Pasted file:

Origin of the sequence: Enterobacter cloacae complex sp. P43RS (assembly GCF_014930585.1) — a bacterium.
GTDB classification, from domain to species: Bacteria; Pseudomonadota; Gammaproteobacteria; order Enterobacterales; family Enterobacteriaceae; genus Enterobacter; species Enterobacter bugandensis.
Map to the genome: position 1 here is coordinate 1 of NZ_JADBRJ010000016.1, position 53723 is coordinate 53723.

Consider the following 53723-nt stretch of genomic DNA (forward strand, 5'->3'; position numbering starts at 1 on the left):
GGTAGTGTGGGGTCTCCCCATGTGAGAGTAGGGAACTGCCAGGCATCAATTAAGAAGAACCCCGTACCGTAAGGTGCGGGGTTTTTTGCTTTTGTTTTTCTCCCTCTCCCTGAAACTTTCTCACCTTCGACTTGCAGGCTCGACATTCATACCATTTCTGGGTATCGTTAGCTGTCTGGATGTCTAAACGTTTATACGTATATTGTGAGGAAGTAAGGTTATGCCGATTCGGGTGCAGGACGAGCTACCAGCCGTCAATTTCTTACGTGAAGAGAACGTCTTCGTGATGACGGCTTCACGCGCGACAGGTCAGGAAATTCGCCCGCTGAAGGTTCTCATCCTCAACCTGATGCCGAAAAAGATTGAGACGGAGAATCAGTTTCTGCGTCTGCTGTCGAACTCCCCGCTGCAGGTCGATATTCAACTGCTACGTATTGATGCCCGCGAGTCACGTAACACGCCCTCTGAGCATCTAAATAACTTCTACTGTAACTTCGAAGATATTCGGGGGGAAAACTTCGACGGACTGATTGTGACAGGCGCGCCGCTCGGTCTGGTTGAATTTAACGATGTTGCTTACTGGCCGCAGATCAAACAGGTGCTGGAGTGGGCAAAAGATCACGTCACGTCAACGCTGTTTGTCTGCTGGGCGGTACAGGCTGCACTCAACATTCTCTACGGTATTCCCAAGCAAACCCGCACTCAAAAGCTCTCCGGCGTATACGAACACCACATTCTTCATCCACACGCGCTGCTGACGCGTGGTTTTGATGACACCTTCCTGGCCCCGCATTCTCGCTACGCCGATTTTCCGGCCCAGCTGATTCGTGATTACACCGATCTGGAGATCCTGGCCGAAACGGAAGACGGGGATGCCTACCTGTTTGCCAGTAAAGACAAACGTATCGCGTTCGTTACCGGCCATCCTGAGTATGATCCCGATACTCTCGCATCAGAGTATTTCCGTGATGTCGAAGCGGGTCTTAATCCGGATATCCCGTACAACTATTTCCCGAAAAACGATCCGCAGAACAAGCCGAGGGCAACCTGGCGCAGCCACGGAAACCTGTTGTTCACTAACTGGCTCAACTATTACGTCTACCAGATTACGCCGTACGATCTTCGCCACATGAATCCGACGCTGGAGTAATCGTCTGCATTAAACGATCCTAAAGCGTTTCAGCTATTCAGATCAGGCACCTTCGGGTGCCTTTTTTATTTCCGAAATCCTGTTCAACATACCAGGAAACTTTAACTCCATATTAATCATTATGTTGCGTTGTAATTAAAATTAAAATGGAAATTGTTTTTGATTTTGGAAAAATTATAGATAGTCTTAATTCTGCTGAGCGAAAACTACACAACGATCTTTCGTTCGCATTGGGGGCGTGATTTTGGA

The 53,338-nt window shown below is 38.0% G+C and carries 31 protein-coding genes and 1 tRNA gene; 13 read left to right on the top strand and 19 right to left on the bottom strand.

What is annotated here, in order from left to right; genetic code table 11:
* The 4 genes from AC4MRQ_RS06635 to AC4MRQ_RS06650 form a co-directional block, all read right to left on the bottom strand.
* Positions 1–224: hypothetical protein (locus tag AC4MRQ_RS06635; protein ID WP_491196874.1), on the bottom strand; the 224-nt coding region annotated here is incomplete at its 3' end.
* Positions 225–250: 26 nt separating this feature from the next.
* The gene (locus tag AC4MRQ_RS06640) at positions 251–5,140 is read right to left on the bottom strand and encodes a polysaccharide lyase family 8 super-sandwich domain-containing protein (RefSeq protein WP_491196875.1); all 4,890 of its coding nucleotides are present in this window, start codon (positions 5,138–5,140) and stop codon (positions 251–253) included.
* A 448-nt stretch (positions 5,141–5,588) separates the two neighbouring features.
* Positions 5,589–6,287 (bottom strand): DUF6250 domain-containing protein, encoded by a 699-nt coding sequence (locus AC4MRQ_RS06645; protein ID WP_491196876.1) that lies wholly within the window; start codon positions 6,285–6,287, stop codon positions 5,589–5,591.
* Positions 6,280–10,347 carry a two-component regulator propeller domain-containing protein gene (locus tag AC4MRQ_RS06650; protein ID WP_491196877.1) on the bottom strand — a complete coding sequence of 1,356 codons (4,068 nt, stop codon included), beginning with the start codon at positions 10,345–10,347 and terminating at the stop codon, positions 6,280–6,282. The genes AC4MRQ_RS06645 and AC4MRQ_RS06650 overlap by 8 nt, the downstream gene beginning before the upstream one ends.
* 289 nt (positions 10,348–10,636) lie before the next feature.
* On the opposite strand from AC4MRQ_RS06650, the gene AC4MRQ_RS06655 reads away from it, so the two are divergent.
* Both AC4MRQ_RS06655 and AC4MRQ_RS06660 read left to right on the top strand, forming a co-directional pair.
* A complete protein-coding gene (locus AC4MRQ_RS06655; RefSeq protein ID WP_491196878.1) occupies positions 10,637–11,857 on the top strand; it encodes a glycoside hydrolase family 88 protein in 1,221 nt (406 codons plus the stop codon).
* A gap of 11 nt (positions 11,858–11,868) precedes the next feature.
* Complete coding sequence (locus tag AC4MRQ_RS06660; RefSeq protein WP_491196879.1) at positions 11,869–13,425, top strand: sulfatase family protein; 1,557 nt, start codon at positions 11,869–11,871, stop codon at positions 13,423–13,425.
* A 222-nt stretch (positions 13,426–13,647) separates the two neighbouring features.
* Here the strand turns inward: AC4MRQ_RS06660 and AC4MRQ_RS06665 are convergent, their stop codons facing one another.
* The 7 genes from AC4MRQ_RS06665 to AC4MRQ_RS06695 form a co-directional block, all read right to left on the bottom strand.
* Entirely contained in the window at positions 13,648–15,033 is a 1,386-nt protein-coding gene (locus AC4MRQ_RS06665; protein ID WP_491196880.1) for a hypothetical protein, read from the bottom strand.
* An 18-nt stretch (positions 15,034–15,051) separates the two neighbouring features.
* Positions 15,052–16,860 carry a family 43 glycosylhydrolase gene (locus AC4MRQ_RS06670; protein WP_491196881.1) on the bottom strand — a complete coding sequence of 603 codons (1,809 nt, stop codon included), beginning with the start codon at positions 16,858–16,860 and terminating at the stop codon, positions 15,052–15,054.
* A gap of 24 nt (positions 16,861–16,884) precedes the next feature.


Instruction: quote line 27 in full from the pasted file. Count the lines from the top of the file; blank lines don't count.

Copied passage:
* A gap of 24 nt (positions 16,861–16,884) precedes the next feature.